IMPORTANT SAFETY INFORMATION
Elderly people with dementia-related psychosis are at increased risk of death when treated with antipsychotic medicines including ARISTADA INITIO and ARISTADA. ARISTADA INITIO and ARISTADA are not for the treatment of people who have lost touch with reality (psychosis) due to confusion and memory loss (dementia).
Contraindication: Do not receive ARISTADA INITIO or ARISTADA if you are allergic to aripiprazole or any of the ingredients in ARISTADA. Allergic reactions to aripiprazole have ranged from rash, hives and itching to anaphylaxis, which may include difficulty breathing, tightness in the chest, and swelling of the mouth, face, lips, or tongue.
ARISTADA INITIO and/or ARISTADA may cause serious side effects including:
Cerebrovascular problems (including stroke) in elderly people with dementia-related psychosis that can lead to death.
Neuroleptic malignant syndrome (NMS), a serious condition that can lead to death. Call your healthcare provider or go to the nearest hospital emergency room right away if you have some or all of the following signs and symptoms of NMS:
changes in pulse, heart rate, and blood pressure
Uncontrolled body movements (tardive dyskinesia). ARISTADA INITIO and ARISTADA may cause movements that you cannot control in your face, tongue, or other body parts. Tardive dyskinesia may not go away, even if you stop receiving ARISTADA. Tardive dyskinesia may also start after you stop receiving ARISTADA.
Problems with your metabolism such as:
High blood sugar (hyperglycemia). Increases in blood sugar can happen in some people who receive ARISTADA INITIO and/or ARISTADA. Extremely high blood sugar can lead to coma or death. If you have diabetes or risk factors for diabetes (such as being overweight or a family history of diabetes), your healthcare provider should check your blood sugar before you receive ARISTADA INITIO and/or ARISTADA and during your treatment with ARISTADA.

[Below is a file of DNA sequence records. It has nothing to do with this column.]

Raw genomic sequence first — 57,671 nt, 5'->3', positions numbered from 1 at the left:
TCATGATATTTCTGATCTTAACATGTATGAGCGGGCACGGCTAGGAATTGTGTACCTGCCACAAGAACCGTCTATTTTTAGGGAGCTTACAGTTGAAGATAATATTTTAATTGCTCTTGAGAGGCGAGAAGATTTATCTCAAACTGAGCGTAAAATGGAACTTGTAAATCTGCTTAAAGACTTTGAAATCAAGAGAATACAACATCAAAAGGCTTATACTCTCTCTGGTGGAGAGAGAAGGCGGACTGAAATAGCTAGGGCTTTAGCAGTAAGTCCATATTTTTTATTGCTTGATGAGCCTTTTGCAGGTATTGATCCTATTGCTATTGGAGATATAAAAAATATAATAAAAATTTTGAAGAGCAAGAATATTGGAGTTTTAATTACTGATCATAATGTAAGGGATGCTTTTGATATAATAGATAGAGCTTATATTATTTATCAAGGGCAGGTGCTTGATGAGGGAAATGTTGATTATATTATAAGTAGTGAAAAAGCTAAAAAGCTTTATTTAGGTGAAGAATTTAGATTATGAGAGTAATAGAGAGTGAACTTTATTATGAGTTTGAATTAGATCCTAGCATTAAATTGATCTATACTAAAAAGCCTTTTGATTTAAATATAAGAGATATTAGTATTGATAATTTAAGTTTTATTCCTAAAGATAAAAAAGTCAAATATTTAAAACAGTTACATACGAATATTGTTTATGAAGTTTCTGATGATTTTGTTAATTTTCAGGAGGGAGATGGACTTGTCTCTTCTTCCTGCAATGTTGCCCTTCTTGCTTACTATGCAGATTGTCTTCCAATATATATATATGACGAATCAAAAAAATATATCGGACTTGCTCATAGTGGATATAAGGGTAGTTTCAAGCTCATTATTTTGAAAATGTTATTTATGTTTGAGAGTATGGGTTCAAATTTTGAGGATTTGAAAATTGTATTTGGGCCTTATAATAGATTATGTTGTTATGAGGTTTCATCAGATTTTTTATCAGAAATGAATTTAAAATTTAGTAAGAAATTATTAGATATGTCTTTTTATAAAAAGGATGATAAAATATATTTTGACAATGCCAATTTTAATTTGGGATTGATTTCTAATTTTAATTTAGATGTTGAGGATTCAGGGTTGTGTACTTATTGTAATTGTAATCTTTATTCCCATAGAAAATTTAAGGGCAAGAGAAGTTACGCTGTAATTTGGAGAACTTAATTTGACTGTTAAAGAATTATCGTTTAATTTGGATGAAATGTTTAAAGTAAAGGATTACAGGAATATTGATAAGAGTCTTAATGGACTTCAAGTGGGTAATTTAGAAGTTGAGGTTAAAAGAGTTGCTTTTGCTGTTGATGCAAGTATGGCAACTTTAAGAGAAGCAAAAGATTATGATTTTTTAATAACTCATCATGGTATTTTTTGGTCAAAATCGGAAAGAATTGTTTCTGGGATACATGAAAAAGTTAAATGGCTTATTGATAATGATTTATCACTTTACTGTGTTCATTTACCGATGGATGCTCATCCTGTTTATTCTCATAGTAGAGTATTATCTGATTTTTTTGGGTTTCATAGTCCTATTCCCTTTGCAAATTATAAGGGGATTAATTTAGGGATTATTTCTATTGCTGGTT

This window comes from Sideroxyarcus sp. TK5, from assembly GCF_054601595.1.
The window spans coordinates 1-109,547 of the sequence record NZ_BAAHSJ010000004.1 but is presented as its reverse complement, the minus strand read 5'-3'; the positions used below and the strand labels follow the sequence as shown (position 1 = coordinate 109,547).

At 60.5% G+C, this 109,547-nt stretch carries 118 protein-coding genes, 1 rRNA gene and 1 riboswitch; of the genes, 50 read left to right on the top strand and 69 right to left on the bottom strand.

Call your healthcare provider if you have any of these symptoms of high blood sugar:
feel very thirsty
need to urinate more than usual
feel very hungry
feel weak or tired
feel sick to your stomach
feel confused, or your breath smells fruity
Increased fat levels (cholesterol and triglycerides) in your blood
Weight gain. You and your healthcare provider should check your weight regularly.
Unusual and uncontrollable (compulsive) urges. Some people taking aripiprazole have had strong unusual urges such as gambling that cannot be controlled (compulsive gambling). Other compulsive urges include sexual urges, shopping, and eating or binge eating. If you or your family members notice that you are having unusual strong urges, talk to your healthcare provider.
Decreased blood pressure (orthostatic hypotension). You may feel lightheaded or faint when you rise too quickly from a sitting or lying position.
Falls. ARISTADA INITIO and ARISTADA may make you sleepy or dizzy when standing which may make you at risk for falls and related injuries
Low white blood cell count
Problems controlling your body temperature. Avoid becoming too hot or dehydrated. Do not exercise too much. In hot weather, stay inside in a cool place if possible. Stay out of the sun. Do not wear too much clothing or heavy clothing. Drink plenty of water.